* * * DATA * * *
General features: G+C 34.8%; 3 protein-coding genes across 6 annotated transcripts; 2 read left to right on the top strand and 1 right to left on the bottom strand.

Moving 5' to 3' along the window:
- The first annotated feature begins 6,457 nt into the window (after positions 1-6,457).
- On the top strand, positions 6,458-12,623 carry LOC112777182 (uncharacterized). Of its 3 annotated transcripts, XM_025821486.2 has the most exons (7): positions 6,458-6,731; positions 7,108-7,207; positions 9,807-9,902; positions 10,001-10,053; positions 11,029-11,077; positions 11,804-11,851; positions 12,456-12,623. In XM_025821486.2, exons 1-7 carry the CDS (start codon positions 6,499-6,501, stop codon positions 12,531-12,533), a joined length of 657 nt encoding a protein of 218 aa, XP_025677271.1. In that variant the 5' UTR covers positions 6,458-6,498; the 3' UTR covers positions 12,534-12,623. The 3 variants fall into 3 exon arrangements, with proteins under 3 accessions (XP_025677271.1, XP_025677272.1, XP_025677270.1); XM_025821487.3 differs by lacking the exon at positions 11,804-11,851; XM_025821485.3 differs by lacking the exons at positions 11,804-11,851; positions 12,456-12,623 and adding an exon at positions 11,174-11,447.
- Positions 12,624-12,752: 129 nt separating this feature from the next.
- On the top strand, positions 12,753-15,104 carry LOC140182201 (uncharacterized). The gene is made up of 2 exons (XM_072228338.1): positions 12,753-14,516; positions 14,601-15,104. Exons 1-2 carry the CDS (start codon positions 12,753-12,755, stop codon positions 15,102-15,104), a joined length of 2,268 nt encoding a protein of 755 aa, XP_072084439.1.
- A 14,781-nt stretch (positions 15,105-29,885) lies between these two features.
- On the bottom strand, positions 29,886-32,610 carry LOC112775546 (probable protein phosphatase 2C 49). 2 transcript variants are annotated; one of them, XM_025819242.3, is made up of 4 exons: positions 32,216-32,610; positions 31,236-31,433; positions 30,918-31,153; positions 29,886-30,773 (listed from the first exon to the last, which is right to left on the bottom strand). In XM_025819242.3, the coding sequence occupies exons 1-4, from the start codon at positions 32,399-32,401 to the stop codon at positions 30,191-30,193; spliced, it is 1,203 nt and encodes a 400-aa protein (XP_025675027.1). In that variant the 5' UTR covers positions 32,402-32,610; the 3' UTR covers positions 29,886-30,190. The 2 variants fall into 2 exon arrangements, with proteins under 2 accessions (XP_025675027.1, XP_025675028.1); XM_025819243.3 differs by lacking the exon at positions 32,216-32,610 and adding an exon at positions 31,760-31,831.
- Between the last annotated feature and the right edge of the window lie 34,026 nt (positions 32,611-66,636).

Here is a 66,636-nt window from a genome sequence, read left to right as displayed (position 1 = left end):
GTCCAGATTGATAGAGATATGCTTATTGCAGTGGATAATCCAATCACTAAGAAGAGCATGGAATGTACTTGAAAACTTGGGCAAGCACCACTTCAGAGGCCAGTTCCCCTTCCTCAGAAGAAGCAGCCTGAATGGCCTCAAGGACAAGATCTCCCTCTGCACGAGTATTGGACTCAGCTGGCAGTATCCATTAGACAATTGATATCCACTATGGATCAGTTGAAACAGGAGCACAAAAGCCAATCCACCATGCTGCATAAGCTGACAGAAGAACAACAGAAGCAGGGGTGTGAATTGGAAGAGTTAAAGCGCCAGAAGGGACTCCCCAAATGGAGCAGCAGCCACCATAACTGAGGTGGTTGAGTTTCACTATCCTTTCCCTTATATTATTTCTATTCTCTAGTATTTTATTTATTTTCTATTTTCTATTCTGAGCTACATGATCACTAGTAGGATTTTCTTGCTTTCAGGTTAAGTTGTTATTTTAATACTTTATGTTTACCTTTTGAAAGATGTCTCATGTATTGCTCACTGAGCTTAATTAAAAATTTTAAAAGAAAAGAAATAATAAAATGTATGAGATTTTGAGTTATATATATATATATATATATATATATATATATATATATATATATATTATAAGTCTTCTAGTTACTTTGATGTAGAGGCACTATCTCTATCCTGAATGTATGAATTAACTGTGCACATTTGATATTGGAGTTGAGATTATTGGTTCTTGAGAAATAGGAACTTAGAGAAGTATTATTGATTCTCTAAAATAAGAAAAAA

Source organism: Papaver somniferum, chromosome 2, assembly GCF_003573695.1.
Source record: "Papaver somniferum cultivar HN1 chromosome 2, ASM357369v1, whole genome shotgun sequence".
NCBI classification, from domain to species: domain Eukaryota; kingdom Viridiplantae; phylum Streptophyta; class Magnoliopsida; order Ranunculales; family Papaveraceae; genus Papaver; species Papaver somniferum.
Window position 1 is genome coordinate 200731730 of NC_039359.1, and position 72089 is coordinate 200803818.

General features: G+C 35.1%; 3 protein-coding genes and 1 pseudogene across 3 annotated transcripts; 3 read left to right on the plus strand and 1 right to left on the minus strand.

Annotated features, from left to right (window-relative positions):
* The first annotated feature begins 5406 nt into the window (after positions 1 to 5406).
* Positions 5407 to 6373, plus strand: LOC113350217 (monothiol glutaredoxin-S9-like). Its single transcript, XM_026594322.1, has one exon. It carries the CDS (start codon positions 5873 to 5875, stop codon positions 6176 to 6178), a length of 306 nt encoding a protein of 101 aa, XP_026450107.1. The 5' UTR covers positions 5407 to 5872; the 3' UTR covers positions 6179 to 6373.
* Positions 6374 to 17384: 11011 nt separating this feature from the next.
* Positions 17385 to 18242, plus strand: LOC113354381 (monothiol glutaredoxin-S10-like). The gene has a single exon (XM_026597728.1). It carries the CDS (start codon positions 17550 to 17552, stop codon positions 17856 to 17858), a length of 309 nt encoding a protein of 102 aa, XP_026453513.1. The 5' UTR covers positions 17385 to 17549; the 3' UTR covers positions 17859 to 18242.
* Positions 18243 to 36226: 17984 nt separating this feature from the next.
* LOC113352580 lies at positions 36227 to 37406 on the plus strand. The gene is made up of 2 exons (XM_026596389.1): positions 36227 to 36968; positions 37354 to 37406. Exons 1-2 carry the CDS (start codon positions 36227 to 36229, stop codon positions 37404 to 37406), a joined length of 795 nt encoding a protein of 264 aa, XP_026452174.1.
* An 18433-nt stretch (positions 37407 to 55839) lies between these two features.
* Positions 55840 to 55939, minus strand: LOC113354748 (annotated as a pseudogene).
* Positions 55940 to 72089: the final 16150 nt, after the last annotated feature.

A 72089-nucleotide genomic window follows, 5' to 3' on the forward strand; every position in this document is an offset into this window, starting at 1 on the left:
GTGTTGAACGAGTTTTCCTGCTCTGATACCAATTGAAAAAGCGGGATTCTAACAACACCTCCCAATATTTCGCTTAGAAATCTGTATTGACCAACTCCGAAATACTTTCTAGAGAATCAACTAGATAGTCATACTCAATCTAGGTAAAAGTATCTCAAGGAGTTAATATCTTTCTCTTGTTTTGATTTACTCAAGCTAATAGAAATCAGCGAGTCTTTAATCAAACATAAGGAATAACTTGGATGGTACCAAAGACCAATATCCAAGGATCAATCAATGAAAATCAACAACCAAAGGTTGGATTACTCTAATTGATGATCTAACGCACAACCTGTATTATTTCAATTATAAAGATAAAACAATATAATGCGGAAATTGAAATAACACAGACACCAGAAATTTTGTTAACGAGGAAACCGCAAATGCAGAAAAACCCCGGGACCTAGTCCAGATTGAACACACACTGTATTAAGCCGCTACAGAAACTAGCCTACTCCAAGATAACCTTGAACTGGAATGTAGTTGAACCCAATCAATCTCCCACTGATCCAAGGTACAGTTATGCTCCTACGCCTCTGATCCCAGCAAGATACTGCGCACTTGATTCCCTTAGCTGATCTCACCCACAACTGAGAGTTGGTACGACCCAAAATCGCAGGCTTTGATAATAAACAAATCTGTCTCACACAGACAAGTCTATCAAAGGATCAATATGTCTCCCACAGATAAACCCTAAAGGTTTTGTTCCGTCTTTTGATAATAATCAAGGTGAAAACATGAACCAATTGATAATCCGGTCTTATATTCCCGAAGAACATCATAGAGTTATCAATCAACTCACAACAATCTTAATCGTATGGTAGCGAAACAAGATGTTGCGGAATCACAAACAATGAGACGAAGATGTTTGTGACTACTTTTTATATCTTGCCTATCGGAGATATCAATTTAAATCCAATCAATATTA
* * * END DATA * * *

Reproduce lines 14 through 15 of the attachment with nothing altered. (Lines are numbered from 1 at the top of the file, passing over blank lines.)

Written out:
NCBI classification, from domain to species: domain Eukaryota; kingdom Viridiplantae; phylum Streptophyta; class Magnoliopsida; order Ranunculales; family Papaveraceae; genus Papaver; species Papaver somniferum.
Window position 1 is genome coordinate 200731730 of NC_039359.1, and position 72089 is coordinate 200803818.